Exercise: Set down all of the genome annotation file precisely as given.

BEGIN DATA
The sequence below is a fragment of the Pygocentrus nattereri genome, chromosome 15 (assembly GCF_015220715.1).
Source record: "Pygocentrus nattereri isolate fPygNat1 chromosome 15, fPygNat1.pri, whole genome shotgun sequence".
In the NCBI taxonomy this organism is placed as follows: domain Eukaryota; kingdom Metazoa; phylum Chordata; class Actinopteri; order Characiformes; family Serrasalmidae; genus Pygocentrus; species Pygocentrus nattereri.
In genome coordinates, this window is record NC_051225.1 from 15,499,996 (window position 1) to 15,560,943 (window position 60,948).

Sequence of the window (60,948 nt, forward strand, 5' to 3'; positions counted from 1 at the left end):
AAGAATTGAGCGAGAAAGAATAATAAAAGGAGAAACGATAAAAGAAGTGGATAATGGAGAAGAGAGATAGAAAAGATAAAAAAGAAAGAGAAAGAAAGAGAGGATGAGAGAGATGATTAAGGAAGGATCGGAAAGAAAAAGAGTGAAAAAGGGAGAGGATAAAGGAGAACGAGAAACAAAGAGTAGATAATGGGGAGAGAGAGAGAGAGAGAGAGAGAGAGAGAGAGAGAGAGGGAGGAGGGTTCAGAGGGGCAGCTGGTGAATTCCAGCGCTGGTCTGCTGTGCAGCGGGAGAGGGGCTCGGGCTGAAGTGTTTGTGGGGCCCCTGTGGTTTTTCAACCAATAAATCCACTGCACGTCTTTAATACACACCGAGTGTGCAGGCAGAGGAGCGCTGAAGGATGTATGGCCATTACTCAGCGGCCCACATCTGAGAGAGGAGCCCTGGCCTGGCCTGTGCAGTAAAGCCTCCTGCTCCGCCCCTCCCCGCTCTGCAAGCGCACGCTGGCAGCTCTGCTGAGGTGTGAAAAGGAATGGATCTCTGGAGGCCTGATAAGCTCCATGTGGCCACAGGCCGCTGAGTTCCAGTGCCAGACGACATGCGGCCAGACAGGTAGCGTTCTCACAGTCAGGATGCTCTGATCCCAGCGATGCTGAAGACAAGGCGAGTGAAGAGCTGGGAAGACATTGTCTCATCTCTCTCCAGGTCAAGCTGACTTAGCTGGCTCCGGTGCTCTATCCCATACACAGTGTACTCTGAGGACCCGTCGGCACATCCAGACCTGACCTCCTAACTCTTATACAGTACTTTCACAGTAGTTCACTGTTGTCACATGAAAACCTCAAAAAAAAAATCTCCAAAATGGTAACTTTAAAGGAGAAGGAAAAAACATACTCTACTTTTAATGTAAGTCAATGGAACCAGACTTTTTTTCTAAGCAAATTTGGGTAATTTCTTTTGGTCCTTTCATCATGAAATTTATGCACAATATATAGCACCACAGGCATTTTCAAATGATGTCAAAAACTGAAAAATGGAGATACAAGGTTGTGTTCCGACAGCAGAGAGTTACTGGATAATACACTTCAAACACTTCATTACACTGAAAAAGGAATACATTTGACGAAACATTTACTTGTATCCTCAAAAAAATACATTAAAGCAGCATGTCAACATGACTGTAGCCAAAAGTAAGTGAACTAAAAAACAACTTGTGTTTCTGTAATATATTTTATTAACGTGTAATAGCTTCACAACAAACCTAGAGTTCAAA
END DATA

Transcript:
The sequence below is a fragment of the Pygocentrus nattereri genome, chromosome 15 (assembly GCF_015220715.1).
Source record: "Pygocentrus nattereri isolate fPygNat1 chromosome 15, fPygNat1.pri, whole genome shotgun sequence".
In the NCBI taxonomy this organism is placed as follows: domain Eukaryota; kingdom Metazoa; phylum Chordata; class Actinopteri; order Characiformes; family Serrasalmidae; genus Pygocentrus; species Pygocentrus nattereri.
In genome coordinates, this window is record NC_051225.1 from 15,499,996 (window position 1) to 15,560,943 (window position 60,948).

Sequence of the window (60,948 nt, forward strand, 5' to 3'; positions counted from 1 at the left end):
AAGAATTGAGCGAGAAAGAATAATAAAAGGAGAAACGATAAAAGAAGTGGATAATGGAGAAGAGAGATAGAAAAGATAAAAAAGAAAGAGAAAGAAAGAGAGGATGAGAGAGATGATTAAGGAAGGATCGGAAAGAAAAAGAGTGAAAAAGGGAGAGGATAAAGGAGAACGAGAAACAAAGAGTAGATAATGGGGAGAGAGAGAGAGAGAGAGAGAGAGAGAGAGAGAGAGAGGGAGGAGGGTTCAGAGGGGCAGCTGGTGAATTCCAGCGCTGGTCTGCTGTGCAGCGGGAGAGGGGCTCGGGCTGAAGTGTTTGTGGGGCCCCTGTGGTTTTTCAACCAATAAATCCACTGCACGTCTTTAATACACACCGAGTGTGCAGGCAGAGGAGCGCTGAAGGATGTATGGCCATTACTCAGCGGCCCACATCTGAGAGAGGAGCCCTGGCCTGGCCTGTGCAGTAAAGCCTCCTGCTCCGCCCCTCCCCGCTCTGCAAGCGCACGCTGGCAGCTCTGCTGAGGTGTGAAAAGGAATGGATCTCTGGAGGCCTGATAAGCTCCATGTGGCCACAGGCCGCTGAGTTCCAGTGCCAGACGACATGCGGCCAGACAGGTAGCGTTCTCACAGTCAGGATGCTCTGATCCCAGCGATGCTGAAGACAAGGCGAGTGAAGAGCTGGGAAGACATTGTCTCATCTCTCTCCAGGTCAAGCTGACTTAGCTGGCTCCGGTGCTCTATCCCATACACAGTGTACTCTGAGGACCCGTCGGCACATCCAGACCTGACCTCCTAACTCTTATACAGTACTTTCACAGTAGTTCACTGTTGTCACATGAAAACCTCAAAAAAAAAATCTCCAAAATGGTAACTTTAAAGGAGAAGGAAAAAACATACTCTACTTTTAATGTAAGTCAATGGAACCAGACTTTTTTTCTAAGCAAATTTGGGTAATTTCTTTTGGTCCTTTCATCATGAAATTTATGCACAATATATAGCACCACAGGCATTTTCAAATGATGTCAAAAACTGAAAAATGGAGATACAAGGTTGTGTTCCGACAGCAGAGAGTTACTGGATAATACACTTCAAACACTTCATTACACTGAAAAAGGAATACATTTGACGAAACATTTACTTGTATCCTCAAAAAAATACATTAAAGCAGCATGTCAACATGACTGTAGCCAAAAGTAAGTGAACTAAAAAACAACTTGTGTTTCTGTAATATATTTTATTAACGTGTAATAGCTTCACAACAAACCTAGAGTTCAAA